Home visits are ideal occasions to practice two-way sharing of knowledge and power that characterizes non-traditional family engagement. They provide an opportunity not only to ask families to support what happens in the school but also to find out how the school can support what already happens in the home.
There is a variety of online resources supporting home visit planning. This week, we’ll explore some of these resources, but first we want to share some inspiration from participants of the Parent Teacher Home Visit Project, a Sacramento-based nonprofit aimed at putting parents and teachers on the same team.
In a March 31st article, Danny Rolleri, principal at a Sacramento elementary school participating in the project, explained home visits engage families because instead of revolving around academic achievement, they put first listening and learning about what matters to parents:
[A home visit] isn’t about student performance in the classroom; it isn’t about misbehavior at school – it’s about what hopes and dreams parents have for their kid; it’s about what they do as a family together; it’s a glimpse into the authentic real world that our kids have when they’re not at school, and it’s trying to come from a place that’s connecting and encouraging.
Stephanie Smith, a Sacramento teacher also participating in the Parent Teacher Home Visit Project, shared about her commitment to home visits in an article published in the May 2013 edition of Educational Leadership. In the article, Smith asserts, “Teachers need to spend less energy complaining about parents’ lack of involvement – or even brainstorming how we can get parents to step through the school doors. Instead, teachers need to ask themselves when are they going to step though students’ front doors.” She provides the following advice for teachers planning home visits:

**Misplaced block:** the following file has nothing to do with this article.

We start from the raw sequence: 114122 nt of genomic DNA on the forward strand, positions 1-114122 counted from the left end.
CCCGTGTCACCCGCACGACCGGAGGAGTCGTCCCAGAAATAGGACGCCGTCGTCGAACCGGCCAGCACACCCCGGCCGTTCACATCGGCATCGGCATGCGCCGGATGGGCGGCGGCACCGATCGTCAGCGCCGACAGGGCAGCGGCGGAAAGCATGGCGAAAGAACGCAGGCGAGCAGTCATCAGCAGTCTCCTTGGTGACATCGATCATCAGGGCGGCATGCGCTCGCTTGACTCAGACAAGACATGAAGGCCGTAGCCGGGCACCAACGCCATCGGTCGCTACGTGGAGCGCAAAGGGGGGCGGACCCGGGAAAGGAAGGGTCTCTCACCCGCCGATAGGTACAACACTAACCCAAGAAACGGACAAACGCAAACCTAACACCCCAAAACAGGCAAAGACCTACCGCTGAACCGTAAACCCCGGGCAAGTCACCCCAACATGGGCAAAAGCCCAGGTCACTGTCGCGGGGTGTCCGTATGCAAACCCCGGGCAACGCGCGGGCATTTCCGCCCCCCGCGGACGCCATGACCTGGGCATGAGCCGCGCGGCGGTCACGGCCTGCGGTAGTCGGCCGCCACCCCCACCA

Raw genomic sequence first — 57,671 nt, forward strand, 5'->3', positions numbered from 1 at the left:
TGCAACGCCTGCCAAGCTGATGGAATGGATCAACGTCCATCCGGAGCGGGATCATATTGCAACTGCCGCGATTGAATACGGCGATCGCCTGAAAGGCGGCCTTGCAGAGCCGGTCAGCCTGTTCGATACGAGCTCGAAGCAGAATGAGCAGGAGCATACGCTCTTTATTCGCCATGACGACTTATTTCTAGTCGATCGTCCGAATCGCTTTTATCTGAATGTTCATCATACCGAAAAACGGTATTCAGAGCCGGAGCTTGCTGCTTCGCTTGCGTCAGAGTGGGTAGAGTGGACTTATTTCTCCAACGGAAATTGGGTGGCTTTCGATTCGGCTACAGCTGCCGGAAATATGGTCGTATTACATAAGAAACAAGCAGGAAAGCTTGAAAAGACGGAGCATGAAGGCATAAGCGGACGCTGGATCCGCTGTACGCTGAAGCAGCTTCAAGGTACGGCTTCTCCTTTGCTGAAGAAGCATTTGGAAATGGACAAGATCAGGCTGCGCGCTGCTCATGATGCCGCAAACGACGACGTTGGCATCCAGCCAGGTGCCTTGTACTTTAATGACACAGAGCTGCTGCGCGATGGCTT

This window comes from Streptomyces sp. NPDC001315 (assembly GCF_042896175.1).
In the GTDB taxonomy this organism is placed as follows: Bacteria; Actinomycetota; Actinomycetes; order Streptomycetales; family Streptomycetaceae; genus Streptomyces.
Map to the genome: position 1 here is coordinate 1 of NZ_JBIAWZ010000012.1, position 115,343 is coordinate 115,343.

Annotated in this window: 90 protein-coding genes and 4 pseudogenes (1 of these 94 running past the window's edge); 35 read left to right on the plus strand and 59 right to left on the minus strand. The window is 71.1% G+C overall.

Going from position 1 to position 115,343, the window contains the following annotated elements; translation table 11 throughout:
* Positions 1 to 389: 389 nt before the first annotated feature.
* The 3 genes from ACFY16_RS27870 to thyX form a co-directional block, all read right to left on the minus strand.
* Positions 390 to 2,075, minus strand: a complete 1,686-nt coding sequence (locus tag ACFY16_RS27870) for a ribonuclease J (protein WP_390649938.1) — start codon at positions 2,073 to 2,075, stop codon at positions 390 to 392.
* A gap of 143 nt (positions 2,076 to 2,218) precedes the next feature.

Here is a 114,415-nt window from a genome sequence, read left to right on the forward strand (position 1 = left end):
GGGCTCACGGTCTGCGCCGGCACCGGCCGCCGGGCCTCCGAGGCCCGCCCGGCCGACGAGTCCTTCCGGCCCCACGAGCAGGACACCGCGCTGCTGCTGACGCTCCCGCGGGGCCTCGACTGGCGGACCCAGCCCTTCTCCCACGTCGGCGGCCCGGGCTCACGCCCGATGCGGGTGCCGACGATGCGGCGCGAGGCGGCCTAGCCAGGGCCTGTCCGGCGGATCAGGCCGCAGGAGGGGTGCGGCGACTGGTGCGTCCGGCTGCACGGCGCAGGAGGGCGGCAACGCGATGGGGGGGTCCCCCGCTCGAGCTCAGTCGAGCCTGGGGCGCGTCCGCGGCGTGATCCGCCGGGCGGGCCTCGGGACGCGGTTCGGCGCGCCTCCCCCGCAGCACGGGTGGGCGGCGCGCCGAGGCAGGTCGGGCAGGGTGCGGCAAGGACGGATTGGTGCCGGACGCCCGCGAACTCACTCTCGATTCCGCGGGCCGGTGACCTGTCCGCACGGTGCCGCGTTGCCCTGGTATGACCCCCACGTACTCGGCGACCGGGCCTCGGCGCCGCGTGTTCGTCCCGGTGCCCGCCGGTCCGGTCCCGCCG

- Never go alone. Invite the teacher of your student’s siblings, or other staff members (including translators) to accompany you.
- Ask your principal for training (Parent Teacher Home Visit Project http://www.pthvp.org).
- Bring a gift. Something as small as a baggie of school supplies shows your appreciation and breaks the ice.
- Take copious notes after each visit. Write down information that you learned from the families and keep these notes going after every communication you have with the family. Review these notes before conferences.
- Don’t worry about timing. It’s ideal to get as many home visits done in the fall. This is a time to send out a general request to visit. Then, make phone calls to arrange visits early on with those parents with whom you anticipate needing a strong relationship.
- Don’t worry about the location. Just get yourself off campus and go to a place where the parents feel comfortable: a park, a restaurant, or their front yard.
As you consider and plan your home visits, read some of the inspiring reports of the Parent Teacher Home Visit Project, and check back here throughout this week for more resources on planning visits to the homes of ELLs.
Also, learn about a framework that supports traditional and non-traditional family engagement: “Partners in Education: A Dual Capacity-Building Framework for Family-School Partnerships” by Karen L. Mapp, EdD and EdD candidate Paul Kuttner of Harvard Graduate School of Education is a publication of the Southwest Educational Development Laboratory in collaboration with the U.S. Department of Education.